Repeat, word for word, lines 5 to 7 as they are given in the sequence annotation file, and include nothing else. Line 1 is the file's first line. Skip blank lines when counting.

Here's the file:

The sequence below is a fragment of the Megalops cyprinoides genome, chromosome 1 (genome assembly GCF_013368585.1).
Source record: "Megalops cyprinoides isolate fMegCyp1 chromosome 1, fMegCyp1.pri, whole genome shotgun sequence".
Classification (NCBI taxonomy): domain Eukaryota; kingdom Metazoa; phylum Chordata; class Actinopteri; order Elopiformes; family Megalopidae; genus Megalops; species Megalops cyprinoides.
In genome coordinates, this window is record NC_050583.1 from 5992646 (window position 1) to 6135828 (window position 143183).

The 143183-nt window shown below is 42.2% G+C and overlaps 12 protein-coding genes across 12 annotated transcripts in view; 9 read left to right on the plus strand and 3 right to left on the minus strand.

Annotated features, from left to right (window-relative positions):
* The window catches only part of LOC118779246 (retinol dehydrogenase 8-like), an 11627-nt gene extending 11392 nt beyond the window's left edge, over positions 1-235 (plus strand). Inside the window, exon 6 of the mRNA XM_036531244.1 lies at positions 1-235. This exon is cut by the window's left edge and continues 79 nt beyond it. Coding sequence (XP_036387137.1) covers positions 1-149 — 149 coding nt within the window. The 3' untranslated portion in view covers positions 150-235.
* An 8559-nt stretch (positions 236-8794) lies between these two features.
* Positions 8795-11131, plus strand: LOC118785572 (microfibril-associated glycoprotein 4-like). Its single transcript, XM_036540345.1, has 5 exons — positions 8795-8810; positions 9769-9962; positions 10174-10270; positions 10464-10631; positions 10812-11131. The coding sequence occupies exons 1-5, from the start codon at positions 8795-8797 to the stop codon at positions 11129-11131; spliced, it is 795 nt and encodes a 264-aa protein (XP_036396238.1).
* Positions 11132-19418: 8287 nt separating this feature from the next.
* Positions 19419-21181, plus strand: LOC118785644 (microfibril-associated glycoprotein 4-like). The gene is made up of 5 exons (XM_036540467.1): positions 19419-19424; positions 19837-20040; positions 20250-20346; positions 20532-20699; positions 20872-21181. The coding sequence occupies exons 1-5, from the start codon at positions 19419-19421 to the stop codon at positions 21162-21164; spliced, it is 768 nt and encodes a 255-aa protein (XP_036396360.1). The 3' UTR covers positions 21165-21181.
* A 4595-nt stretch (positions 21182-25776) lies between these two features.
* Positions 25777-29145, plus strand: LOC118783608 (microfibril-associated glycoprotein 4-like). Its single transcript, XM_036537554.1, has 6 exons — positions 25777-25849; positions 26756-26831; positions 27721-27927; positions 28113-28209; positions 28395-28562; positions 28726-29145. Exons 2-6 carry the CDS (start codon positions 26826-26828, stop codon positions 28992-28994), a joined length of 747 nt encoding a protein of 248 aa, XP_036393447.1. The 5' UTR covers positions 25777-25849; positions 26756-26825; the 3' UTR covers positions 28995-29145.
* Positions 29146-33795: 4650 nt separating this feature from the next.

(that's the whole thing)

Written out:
The 143183-nt window shown below is 42.2% G+C and overlaps 12 protein-coding genes across 12 annotated transcripts in view; 9 read left to right on the plus strand and 3 right to left on the minus strand.

Annotated features, from left to right (window-relative positions):
* The window catches only part of LOC118779246 (retinol dehydrogenase 8-like), an 11627-nt gene extending 11392 nt beyond the window's left edge, over positions 1-235 (plus strand). Inside the window, exon 6 of the mRNA XM_036531244.1 lies at positions 1-235. This exon is cut by the window's left edge and continues 79 nt beyond it. Coding sequence (XP_036387137.1) covers positions 1-149 — 149 coding nt within the window. The 3' untranslated portion in view covers positions 150-235.